Damage Control: Sometimes Bending Over Is Part Of The Job
A successful negotiator (and you are a negotiator — perhaps not a gun-toting, hostage-holding Samuel L. Jackson, but a negotiator nonetheless) delivers a solution that makes both parties win. Your client is happy that their demands were met by their responsive and well-informed developer, and you’re happy because you didn’t have to waste time in meetings. Hopefully, after you’ve demonstrated the facts and your reasoning for keeping the logo at the same size, the client will change their mind and leave you basking in the glory of being right and not having to go back for a fix. In case they don’t, you still might not have to increase the size; perhaps you could reassess your use of white space or employ other visual trickery of that devilishly sexy design field.
Position Of Authority: Your Voice Must Be Heard
As I mentioned, you do wield some authority in this line of work, but your client does also in their business. I recommend that for every project, you establish attainable and clearly defined goals, goals that will be measured by the website’s performance and enforced by strict deadlines. If you or your client doesn’t meet certain goals or deliverables by the deadlines, you could still launch the website if all critical items are completed, and then clear up the remaining items once the website is live. This strategy is used by major tech companies such as Google and accomplishes several important things:
- Forces you to deliver on time;
- Focuses you on date-based deliverables, which makes the client easier to educate on “sticky” issues;
- Forces the client to deliver content, stock photos and their ideas to you on time, because any missing features would have to be paid for on an hourly consulting basis.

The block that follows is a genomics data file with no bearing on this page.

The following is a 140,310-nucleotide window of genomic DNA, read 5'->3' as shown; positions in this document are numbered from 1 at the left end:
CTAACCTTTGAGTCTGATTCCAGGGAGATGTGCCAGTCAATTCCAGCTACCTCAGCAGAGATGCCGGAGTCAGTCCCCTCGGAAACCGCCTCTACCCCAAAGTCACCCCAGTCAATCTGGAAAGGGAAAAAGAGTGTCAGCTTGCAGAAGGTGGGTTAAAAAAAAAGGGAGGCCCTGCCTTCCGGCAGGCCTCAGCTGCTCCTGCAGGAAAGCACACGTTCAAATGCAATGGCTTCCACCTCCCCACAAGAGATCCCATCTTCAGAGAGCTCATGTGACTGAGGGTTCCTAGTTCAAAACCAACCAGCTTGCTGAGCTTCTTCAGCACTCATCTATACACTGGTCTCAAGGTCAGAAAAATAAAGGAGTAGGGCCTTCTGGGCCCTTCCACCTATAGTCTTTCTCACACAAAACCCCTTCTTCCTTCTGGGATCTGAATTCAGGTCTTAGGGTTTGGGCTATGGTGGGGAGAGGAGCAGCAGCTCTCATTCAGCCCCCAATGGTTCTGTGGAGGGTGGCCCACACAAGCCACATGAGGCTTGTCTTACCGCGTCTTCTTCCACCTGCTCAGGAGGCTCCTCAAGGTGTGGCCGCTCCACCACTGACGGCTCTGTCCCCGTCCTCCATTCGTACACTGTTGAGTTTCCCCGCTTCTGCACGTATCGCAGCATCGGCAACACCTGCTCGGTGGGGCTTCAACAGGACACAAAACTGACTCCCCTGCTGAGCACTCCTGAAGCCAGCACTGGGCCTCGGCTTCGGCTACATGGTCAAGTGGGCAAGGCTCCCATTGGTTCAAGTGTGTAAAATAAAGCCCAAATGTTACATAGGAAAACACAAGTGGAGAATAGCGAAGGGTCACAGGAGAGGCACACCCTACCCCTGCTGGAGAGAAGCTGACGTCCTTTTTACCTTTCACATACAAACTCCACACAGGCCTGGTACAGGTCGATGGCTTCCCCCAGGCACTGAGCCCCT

As you work towards these goals, know that at a certain point your opinion and decisions are critical to the project’s success. There’s no backing down or hiding your tail between your legs. Sometimes you cannot negotiate, and the client must understand that they are paying you for a reason: because you know your stuff!
Keep in mind that your client also has authority and knowledge that might not be apparent to you during negotiations. For example:
You: [Jotting down a reminder to send hate mail to the IE6 team at Microsoft,] IE6 is actually an outdated browser that has security flaws, a very poor rendering engine and very few users out there. I recommend we don’t accommodate it (even Mailchimp doesn’t!), and we tell those suckers to go to hell.
Client: Did I mention that we service a large restaurant industry, and a lot of the terminals in restaurants still run Windows XP with IE6?
You: [Updates reminder to hunt down IE6’s creators.]
At the end of the day you are at the mercy of the client, and you need to meet all of their requirements. But you also have to recognize your value and be able to demonstrate it through examples, research and logical arguments. Be responsive: ask a lot of questions in order to understand the client’s motivation. I endorse client education, but not to the point of losing the client and project. Remember that your client is a resource to you, and good communication will enable both of you to complete the project in time to watch the men’s figure-skating competition.